The microwave (MW) technique has become an important tool also in the organophosphorus field of organic chemistry. On the one hand, otherwise reluctant reactions, such as the esterification of P-acids, may be enhanced by the effect of MW, while on the other hand, catalysts may be omitted, or catalyst systems may be simplified on MW irradiation. This later group includes the Kabachnik-Fields reactions, alkylation of active methylene-containing compounds, O-alkylations, deoxygenations, as well as the Hirao reaction. It is also the purpose of this review to elucidate the scope and limitations of the MW tool, to interpret the MW effects, and to model the distribution of local overheatings and their beneficial effect. 1 Introduction 2 The Esterification of Phosphinic Acids 2.1 Synthetic Results 2.2 Scope and Limitation of the Application of MWs 2.3 Modelling the Distribution of the Local Overheatings and Predicting Their Effect 3 The Simplification of Catalytic Systems 3.1 Replacement of the Catalyst by MW Irradiation 3.1.1 The Kabachnik-Fields Reaction 3.1.2 Solid-Liquid Phase Alkylation of Active Methylene-Containing Compounds 3.1.3 Solid-Liquid Phase Alkylation of Phosphinic Acids 3.1.4 The Deoxygenation of Phosphine Oxides 3.2 The Hirao Reaction without Added P-Ligands 4 Conclusions.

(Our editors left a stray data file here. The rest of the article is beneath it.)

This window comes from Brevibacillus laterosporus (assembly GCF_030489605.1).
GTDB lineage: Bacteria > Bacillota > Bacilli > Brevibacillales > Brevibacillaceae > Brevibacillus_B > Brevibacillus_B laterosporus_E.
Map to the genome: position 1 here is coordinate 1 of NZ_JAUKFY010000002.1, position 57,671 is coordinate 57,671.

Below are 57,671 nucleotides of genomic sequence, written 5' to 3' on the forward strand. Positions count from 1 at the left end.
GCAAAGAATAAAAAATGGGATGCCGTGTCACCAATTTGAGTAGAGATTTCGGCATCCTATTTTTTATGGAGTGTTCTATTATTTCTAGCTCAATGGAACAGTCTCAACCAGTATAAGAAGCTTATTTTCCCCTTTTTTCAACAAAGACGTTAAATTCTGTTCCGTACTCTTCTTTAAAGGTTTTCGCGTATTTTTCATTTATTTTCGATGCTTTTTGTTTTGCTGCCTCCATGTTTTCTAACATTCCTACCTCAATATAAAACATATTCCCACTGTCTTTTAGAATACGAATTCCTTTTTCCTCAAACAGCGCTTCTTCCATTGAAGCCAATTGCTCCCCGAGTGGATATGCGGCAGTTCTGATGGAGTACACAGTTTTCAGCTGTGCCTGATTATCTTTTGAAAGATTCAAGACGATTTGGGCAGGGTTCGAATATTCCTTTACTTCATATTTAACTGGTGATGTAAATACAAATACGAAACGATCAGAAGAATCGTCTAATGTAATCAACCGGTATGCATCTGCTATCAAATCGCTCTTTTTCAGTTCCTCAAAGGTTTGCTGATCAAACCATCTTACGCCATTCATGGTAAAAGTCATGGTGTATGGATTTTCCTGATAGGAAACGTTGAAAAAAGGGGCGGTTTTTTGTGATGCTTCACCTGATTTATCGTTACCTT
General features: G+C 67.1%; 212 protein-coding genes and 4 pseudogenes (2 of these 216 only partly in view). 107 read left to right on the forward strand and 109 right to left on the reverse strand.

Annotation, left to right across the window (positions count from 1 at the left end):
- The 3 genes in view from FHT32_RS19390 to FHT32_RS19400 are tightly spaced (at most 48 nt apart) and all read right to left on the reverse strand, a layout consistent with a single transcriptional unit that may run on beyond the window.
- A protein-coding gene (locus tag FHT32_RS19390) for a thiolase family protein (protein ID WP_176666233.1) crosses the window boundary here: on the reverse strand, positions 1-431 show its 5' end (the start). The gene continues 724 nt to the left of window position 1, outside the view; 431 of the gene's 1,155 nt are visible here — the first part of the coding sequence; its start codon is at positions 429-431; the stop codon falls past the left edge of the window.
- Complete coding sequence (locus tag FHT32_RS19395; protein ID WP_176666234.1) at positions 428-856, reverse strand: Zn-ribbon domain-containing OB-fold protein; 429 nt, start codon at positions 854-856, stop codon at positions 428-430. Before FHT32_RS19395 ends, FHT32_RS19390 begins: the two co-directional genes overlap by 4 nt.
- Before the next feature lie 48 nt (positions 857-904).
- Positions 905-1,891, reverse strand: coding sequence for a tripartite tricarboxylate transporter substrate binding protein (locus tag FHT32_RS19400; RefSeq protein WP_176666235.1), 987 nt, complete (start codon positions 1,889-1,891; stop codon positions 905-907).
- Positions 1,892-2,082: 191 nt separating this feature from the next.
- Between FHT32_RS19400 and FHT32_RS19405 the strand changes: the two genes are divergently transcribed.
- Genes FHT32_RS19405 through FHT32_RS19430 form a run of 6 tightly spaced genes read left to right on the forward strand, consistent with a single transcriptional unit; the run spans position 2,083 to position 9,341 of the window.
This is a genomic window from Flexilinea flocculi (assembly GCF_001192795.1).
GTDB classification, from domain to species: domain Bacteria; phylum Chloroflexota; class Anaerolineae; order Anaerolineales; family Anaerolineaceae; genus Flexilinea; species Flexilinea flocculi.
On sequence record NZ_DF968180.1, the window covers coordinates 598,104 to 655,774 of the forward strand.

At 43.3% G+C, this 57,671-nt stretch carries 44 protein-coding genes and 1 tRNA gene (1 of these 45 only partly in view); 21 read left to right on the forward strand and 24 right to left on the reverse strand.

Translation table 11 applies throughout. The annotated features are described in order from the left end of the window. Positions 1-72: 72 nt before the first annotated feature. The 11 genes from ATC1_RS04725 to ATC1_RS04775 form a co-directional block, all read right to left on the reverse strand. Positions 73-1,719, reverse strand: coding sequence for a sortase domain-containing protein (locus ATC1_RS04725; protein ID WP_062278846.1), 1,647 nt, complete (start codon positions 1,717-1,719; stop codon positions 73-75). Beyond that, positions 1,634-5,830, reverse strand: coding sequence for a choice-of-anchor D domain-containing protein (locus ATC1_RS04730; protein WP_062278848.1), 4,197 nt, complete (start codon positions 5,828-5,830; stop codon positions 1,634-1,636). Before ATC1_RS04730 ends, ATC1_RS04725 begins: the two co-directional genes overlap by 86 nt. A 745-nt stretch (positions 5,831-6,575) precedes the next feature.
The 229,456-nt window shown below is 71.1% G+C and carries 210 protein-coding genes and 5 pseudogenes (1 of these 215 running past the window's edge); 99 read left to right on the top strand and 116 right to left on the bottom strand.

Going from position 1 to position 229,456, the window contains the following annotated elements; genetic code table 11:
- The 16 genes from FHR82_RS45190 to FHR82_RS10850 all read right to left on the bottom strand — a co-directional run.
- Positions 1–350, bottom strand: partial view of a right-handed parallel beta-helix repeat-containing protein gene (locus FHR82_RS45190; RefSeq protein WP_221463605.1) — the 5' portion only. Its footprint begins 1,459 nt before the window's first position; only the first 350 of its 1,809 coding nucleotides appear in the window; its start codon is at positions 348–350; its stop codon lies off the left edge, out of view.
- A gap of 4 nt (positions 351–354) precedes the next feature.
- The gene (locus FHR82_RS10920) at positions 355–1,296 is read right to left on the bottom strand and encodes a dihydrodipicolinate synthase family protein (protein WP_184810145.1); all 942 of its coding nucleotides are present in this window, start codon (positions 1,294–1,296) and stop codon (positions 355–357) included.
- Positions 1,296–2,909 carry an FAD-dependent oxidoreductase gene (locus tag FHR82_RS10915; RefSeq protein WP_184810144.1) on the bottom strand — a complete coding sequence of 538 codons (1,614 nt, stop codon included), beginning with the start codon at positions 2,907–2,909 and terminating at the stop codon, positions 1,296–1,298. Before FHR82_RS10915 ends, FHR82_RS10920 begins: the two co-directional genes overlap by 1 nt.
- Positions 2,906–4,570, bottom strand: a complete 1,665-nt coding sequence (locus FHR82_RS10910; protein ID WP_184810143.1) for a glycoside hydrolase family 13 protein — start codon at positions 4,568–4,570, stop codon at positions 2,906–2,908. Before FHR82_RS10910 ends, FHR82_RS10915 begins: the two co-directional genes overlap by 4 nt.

ASJC Scopus subject areas
- Organic Chemistry